Solution to self-referential enumeration problem.  

There are exactly four A's, three C's, two D's,
twenty nine E's, seven F's,
five H's, eleven I's, three L's,
sixteen N's, six O's, nine
R's, twenty seven S's, fourteen T's,
five U's, six V's, four W's, six X's, and
four Y's in this sentence.


(This problem is posed on the index page of Daniel W. VanArsdale.)

I sent this problem (without the drawing) and solution to the American Mathematical Monthly problem editor on 10 October 1972. It was not accepted for publication. Probably the first published example appeared in the "Metamathematical Themas" column in the January 1982 Scientific American. It was constructed by Lee Sallows, who named such a self-enumerating sentence an "autogram".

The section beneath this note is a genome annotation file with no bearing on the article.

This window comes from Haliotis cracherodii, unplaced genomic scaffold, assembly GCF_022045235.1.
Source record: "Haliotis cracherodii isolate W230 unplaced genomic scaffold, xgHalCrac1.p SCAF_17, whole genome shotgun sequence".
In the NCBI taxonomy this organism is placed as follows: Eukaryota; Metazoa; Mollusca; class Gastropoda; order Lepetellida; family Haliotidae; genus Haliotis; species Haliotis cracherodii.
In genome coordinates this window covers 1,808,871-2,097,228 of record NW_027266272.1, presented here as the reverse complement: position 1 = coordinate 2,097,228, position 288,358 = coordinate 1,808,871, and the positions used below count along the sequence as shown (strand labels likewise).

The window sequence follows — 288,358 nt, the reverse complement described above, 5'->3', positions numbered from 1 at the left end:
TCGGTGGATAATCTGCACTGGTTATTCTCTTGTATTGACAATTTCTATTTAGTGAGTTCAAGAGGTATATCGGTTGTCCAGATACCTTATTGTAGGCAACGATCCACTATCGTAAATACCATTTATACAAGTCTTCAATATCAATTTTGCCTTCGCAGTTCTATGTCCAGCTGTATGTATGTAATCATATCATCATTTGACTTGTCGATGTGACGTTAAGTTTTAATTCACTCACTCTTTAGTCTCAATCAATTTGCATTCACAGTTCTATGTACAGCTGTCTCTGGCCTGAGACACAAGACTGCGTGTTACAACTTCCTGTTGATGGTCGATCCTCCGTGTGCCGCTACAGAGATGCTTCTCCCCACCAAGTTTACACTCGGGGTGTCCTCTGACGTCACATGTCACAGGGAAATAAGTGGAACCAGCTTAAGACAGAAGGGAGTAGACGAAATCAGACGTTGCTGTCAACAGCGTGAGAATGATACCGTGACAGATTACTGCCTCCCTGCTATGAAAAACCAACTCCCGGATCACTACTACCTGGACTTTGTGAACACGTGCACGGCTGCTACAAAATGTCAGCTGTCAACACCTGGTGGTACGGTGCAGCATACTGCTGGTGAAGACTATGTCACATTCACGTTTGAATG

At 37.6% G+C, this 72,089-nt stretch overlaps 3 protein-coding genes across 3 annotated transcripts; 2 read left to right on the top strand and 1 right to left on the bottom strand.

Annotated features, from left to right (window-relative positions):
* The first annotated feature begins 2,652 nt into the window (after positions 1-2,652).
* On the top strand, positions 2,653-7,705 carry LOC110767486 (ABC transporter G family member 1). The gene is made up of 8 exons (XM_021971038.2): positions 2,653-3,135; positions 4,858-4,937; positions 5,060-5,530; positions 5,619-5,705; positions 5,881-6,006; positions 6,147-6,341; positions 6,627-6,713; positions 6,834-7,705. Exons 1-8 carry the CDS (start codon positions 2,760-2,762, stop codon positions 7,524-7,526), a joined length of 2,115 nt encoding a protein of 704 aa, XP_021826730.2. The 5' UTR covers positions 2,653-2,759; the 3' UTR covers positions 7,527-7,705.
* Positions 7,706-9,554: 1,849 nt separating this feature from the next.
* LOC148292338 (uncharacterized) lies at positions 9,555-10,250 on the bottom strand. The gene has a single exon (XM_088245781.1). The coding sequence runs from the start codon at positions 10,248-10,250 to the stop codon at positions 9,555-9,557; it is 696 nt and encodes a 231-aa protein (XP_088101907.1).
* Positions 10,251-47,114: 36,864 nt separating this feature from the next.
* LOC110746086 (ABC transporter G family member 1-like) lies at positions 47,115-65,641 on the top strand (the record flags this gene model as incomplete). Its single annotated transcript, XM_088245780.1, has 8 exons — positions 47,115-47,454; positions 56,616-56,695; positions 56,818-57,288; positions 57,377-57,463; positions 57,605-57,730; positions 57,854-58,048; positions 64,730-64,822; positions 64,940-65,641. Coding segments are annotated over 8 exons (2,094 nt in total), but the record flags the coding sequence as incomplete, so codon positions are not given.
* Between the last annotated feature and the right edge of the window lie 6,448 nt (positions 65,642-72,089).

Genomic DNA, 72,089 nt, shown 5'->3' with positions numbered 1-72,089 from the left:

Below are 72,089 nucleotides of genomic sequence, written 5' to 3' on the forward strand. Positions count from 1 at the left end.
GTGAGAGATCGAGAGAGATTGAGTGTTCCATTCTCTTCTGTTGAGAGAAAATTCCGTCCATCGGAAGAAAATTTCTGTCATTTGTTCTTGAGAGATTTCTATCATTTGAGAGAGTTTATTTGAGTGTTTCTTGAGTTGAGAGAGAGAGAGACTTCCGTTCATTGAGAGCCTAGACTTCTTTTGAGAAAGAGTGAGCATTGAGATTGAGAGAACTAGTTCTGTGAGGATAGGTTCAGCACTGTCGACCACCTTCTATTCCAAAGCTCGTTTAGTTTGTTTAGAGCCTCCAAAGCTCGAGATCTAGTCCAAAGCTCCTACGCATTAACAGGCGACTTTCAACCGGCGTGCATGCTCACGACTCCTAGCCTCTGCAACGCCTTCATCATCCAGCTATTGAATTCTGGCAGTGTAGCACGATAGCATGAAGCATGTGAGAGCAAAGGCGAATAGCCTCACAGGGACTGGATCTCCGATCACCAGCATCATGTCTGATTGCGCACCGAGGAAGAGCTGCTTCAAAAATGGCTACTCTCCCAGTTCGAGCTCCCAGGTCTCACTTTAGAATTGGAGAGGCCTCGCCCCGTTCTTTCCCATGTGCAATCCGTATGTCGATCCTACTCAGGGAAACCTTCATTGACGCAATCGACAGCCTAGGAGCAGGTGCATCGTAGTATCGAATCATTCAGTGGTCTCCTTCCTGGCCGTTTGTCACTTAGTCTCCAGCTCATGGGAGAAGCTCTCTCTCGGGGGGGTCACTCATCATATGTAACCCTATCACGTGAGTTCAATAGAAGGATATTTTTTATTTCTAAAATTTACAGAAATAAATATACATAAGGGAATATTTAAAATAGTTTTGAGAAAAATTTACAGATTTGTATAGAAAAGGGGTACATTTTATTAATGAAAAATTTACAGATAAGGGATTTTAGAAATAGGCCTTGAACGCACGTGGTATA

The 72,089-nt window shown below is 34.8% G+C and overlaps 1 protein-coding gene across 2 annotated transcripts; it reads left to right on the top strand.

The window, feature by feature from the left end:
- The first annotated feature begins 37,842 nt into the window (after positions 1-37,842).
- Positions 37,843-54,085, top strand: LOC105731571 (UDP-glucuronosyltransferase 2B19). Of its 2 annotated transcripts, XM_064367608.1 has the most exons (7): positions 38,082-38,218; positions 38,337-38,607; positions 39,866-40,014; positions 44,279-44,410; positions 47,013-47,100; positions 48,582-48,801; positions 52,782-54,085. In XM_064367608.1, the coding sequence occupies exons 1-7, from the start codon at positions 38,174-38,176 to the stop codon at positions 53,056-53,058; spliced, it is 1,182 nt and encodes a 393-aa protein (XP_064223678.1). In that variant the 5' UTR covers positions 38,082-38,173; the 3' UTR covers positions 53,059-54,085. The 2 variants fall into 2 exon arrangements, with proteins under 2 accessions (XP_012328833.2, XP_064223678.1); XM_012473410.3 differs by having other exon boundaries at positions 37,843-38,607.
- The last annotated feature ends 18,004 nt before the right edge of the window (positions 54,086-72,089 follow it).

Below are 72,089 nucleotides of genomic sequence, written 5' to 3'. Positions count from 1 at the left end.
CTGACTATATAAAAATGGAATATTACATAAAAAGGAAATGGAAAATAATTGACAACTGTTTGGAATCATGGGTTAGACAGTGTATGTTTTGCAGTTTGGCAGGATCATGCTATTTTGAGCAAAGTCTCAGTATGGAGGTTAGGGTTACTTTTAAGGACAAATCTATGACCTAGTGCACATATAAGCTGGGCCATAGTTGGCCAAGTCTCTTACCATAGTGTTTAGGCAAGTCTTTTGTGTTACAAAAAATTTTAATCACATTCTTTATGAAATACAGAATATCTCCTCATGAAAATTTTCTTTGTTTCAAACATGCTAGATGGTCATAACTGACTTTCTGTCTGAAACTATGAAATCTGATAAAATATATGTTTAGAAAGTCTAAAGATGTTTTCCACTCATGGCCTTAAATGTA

Douglas R. Hofstadter reproduced this column in his 1985 book Mathematical Themas (Chapters 1 and 2). Wikipedia has an entry for "autogram" that gives an example similar to the above containing 167 letters including "one z." The above contains 161 letters,

The method used to find the above solution was simply to check many tries with a computer program, changing one guess after each unsuccessful try and avoiding getting hung up in a cycle. The above was the only solution found in about 70,000 tries. There likely are other solutions. If you find another with fewer letters, if you wish I will place it here and give you credit.

Daniel W. VanArsdale

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